Here are five easy steps to earning a hefty paycheck (however temporary) in a troubled school district.

In Amato We Trust? 

Here are five easy steps to earning a hefty paycheck (however temporary) in a troubled school district.

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For that, Amato has relied on something called Success For All. The phonics-based reading program, packaged and promoted by a nonprofit in Baltimore, can cost more than $3 million for schools to implement.

Amato purchased Success for All in Hartford and in New Orleans. He had been in Kansas City for little more than a week when he started pushing it.

Amato says Kansas City lacked a standardized reading program. "We needed to do something dramatic here to raise the scores. I went to the board and said, 'We can do nothing and spend a year talking about it, and next year we'll be in the same place. Or we can do something right now, and I guarantee we won't be in the same place next year.'"

But Judy Morgan, who is president of the Federation of Teachers Local 691, says two reading programs were in place before Amato's arrival.

By the end of Amato's first month on the job, July 2006, the school board had agreed to put Success for All in 15 middle schools for the academic year that would start just a month later.

This surprised even the people at Success for All's main office.

"We have done things fast before, but this is the fastest I've ever seen the program implemented," says Sandra Pool, area manager for the program. Her territory includes Oklahoma, Kansas, Nebraska, Montana and Wyoming, along with the Kansas City district in Missouri. Pool is quick to praise teachers and administrators for their willingness to participate, but she admits that many teachers likely did not receive proper training.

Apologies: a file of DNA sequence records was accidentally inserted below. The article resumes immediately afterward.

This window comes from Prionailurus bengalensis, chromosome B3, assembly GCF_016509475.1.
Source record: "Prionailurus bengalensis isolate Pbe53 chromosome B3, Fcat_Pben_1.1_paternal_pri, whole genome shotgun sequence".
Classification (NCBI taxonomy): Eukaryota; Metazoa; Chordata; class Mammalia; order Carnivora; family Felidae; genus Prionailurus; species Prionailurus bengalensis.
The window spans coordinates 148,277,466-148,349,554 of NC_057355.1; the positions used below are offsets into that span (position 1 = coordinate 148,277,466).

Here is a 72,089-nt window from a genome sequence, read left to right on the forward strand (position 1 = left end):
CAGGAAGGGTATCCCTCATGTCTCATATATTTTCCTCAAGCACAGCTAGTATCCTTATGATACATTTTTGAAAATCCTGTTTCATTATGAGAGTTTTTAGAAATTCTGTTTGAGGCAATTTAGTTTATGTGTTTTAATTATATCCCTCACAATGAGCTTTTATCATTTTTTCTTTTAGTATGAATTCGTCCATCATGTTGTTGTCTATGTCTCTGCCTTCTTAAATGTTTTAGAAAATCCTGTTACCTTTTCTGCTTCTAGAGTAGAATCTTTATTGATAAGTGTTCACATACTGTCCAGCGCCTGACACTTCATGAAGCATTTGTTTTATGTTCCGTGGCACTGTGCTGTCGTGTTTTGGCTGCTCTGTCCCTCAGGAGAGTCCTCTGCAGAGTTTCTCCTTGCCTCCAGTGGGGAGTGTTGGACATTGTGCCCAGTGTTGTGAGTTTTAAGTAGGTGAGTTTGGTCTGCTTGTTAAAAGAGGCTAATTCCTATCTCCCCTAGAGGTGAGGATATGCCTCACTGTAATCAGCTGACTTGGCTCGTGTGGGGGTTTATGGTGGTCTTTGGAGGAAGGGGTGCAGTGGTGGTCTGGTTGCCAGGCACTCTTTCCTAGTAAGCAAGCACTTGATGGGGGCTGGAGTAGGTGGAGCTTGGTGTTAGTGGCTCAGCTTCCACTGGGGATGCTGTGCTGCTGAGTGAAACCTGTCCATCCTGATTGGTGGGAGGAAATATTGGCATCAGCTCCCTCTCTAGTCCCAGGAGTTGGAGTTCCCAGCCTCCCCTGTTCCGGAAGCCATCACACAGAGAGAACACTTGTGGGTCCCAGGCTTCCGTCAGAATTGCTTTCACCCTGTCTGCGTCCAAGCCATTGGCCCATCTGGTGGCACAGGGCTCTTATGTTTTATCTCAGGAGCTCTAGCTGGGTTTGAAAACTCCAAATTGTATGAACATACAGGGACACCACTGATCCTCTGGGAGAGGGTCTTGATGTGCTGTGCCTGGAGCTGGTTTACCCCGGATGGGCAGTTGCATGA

"It was a rush on our end to get training rooms and materials together — especially training rooms, because that time of year you have so much going on in high schools," she says. "My guess would be several teachers didn't get training either because they went to the wrong place or got the wrong information. But if they didn't get it, we offered makeup training for anyone hired after the fact. So there were opportunities."

One teacher paints a different picture.

Bob Furrey is a special education teacher who has worked in the Kansas City, Missouri, district for 19 years. He teaches sixth-graders at Northeast Middle School. Before that, he was the superintendent at Climax Springs in the Lake of the Ozarks. (No stranger to the politics that can influence school administrators, he admits to being fired from that post.)

Furrey describes the Success for All training as chaotic.

He says Success for All's trainers were prepared to teach the program to around 40 people. "They had 40 copies of the material, a room for 40 people. Then 178 showed up," he says. "We had no idea why we were there. We had no idea what we were doing. And all this is while we're trying to get classrooms together for the fall. We walked out at the end of it with no idea what was going on, and I don't think a single principal agreed on what the program was supposed to be."

Last month, as Amato presented the school board with his budget for the next fiscal year, he said Success for All had resulted in a 20 percent increase in students reading at or above their grade levels. He based the statistic on quarterly computerized tests that he had implemented.

Furrey disputes Amato's claim. He says the tests became such a regular exercise that most students stopped caring about them. "I know kids were going in there and taking five minutes to do these," he says.

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